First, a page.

Basketball, Sports

Men’s basketball offensive woes lead to second consecutive loss

Junior forward Nick Havener has been one of the few efficient players for the Terriers in their past two games. PHOTO BY JUSTIN HAWK/ DAILY FREE PRESS STAFF
Junior forward Nick Havener has been one of the few efficient players for the Terriers in their past two games. PHOTO BY JUSTIN HAWK/ DAILY FREE PRESS STAFF

For the second consecutive game, the Boston University’s men’s basketball team struggled offensively, leading to a 67-58 loss to Colgate University at Case Gym.

Against Loyola University Maryland on Monday, BU (10-9, 5-2 Patriot League) saw its shooting percentage dip below 40 percent while shooting a mere six percent from beyond the three-point line. Along with its shooting percentage woes, the Terriers turned the ball over 15 times, contributing to a 77-69 loss at the hands of the Greyhounds (9-9, 3-4 Patriot League).

BU head coach Joe Jones noted how the decision making was not up to par for his squad.

“A lot of poor decisions shooting the ball and the types of shots we were taking,” Jones said. “We had no flow and we began pressing, trying to get over the hump.”

These difficulties surfaced again Wednesday, as BU saw its shooting percentage dip against Colgate (5-15, 3-4 Patriot League). The Terriers shot 35.1 percent from the field, while increasing their three point percentage to 25 percent.

Jones was blunt about the team’s struggles throughout the game.

“We stunk it up,” Jones said. “We had no rhythm offensively.”

While Jones was not pleased with how his team played, he did laud the job Colgate did. The Raiders forced 11 turnovers while scoring 15 points off turnovers.

“They did a good job defensively,” Jones said, “They forced us to take some shots that we need to be able to make, even though they were contested. We didn’t adjust well to that.”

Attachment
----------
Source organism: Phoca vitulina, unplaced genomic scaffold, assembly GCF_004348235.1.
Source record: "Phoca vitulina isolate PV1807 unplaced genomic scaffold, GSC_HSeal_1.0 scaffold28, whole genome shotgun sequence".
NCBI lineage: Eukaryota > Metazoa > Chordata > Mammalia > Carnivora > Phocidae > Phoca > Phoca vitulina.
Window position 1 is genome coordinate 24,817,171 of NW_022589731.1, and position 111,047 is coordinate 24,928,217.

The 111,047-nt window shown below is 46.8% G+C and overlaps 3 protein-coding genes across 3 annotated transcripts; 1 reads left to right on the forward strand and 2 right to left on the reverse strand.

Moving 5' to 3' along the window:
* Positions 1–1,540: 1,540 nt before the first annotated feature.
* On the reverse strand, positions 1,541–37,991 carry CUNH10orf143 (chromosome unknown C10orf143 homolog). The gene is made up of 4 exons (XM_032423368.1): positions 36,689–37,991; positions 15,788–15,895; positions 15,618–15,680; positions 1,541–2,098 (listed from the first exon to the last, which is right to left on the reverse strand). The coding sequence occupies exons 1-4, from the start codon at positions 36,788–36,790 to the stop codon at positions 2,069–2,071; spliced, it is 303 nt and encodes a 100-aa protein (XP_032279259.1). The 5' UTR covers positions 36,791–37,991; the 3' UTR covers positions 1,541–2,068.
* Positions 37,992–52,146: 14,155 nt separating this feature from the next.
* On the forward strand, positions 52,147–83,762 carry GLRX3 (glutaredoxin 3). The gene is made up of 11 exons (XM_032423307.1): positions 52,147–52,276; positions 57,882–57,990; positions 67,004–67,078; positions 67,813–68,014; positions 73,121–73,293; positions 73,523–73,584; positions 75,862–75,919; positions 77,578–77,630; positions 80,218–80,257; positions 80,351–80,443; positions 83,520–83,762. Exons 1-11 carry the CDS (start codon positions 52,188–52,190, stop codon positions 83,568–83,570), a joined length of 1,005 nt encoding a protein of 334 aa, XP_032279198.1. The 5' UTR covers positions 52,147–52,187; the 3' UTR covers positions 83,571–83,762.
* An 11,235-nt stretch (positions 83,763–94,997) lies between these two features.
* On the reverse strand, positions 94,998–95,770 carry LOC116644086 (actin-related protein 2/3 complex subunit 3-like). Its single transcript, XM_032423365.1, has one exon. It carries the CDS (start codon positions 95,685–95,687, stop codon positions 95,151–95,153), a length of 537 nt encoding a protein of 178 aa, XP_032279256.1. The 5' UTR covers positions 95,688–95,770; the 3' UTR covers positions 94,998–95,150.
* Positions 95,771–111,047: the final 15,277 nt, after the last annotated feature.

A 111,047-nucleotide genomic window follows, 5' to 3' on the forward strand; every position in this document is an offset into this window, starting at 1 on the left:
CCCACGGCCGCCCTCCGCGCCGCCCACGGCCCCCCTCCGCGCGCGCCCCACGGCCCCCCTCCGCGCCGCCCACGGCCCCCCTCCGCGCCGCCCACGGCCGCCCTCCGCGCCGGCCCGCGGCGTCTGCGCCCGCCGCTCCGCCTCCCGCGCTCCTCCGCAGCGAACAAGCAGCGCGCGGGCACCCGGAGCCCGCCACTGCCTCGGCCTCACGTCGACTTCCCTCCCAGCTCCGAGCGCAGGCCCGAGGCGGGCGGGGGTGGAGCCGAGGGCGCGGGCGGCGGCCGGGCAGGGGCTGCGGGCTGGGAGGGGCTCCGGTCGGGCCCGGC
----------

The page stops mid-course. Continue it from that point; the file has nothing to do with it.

While the Terriers were once the last remaining unbeaten team within the Patriot League, their recent struggles have seen them fall to second in the Patriot League standings.

“The first thing we need to do is understand that it’s a long season,” Jones said. “You’re not going to play great every night.”

Despite their overall offensive shortcomings, the Terriers have seen a few bright spots from individual players.  

Junior forward Nick Havener has provided BU with offensive efficiency while coming off the bench. The Saratoga, Florida native logged 20 minutes against Loyola and shot 58 percent from the field.

Against Colgate, Havener provided the same production, shooting 4-6 from the field while also grabbing six rebounds.

After the game, Jones noted how Havener was one of only two players who were able to shoot the ball at a high percentage.

Senior guard Eric Fanning has also been playing at his typical high-level.

Against Loyola, the Trenton, New Jersey native logged a team high 35 minutes while scoring 27 points as well as recording 13 rebounds and two assists. Fanning saw his biggest contribution come from the free-throw line where he recorded 13 of his 27 points.

Going forward, Jones said his formula for a victory included being more aggressive on the offensive boards and challenging his team to record at least 12 offensive rebounds. The team failed to do so on Wednesday and only recorded seven.

Jones also noted how the Terriers lack of efficiency on offense impacted them on the defensive end of the floor as well.

“Once we struggled to score it began to affect us mentally,” Jones said. “That’s the most disappointing thing that when we struggle offensively it affects us defensively.”

Comments are closed.